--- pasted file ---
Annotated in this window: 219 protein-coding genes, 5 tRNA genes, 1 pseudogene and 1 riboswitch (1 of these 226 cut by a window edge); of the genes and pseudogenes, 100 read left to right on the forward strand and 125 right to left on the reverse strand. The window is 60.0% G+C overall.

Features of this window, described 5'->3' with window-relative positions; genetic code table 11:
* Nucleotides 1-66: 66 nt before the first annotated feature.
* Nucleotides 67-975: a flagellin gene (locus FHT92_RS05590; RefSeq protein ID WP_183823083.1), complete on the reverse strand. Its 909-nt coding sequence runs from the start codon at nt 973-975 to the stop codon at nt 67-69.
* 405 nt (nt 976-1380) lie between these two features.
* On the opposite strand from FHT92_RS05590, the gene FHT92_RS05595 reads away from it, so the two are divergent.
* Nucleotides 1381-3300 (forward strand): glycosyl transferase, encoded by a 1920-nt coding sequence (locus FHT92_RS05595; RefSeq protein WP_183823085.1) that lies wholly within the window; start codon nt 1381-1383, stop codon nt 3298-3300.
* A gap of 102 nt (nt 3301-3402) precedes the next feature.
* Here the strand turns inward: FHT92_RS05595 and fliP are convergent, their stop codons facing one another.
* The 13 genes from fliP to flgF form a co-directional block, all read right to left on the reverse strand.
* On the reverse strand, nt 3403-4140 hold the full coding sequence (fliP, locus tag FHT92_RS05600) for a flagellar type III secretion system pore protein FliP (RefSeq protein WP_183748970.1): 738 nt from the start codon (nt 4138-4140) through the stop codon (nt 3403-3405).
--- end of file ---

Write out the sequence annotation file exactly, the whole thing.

Annotated in this window: 219 protein-coding genes, 5 tRNA genes, 1 pseudogene and 1 riboswitch (1 of these 226 cut by a window edge); of the genes and pseudogenes, 100 read left to right on the forward strand and 125 right to left on the reverse strand. The window is 60.0% G+C overall.

Features of this window, described 5'->3' with window-relative positions; genetic code table 11:
* Nucleotides 1-66: 66 nt before the first annotated feature.
* Nucleotides 67-975: a flagellin gene (locus FHT92_RS05590; RefSeq protein ID WP_183823083.1), complete on the reverse strand. Its 909-nt coding sequence runs from the start codon at nt 973-975 to the stop codon at nt 67-69.
* 405 nt (nt 976-1380) lie between these two features.
* On the opposite strand from FHT92_RS05590, the gene FHT92_RS05595 reads away from it, so the two are divergent.
* Nucleotides 1381-3300 (forward strand): glycosyl transferase, encoded by a 1920-nt coding sequence (locus FHT92_RS05595; RefSeq protein WP_183823085.1) that lies wholly within the window; start codon nt 1381-1383, stop codon nt 3298-3300.
* A gap of 102 nt (nt 3301-3402) precedes the next feature.
* Here the strand turns inward: FHT92_RS05595 and fliP are convergent, their stop codons facing one another.
* The 13 genes from fliP to flgF form a co-directional block, all read right to left on the reverse strand.
* On the reverse strand, nt 3403-4140 hold the full coding sequence (fliP, locus tag FHT92_RS05600) for a flagellar type III secretion system pore protein FliP (RefSeq protein WP_183748970.1): 738 nt from the start codon (nt 4138-4140) through the stop codon (nt 3403-3405).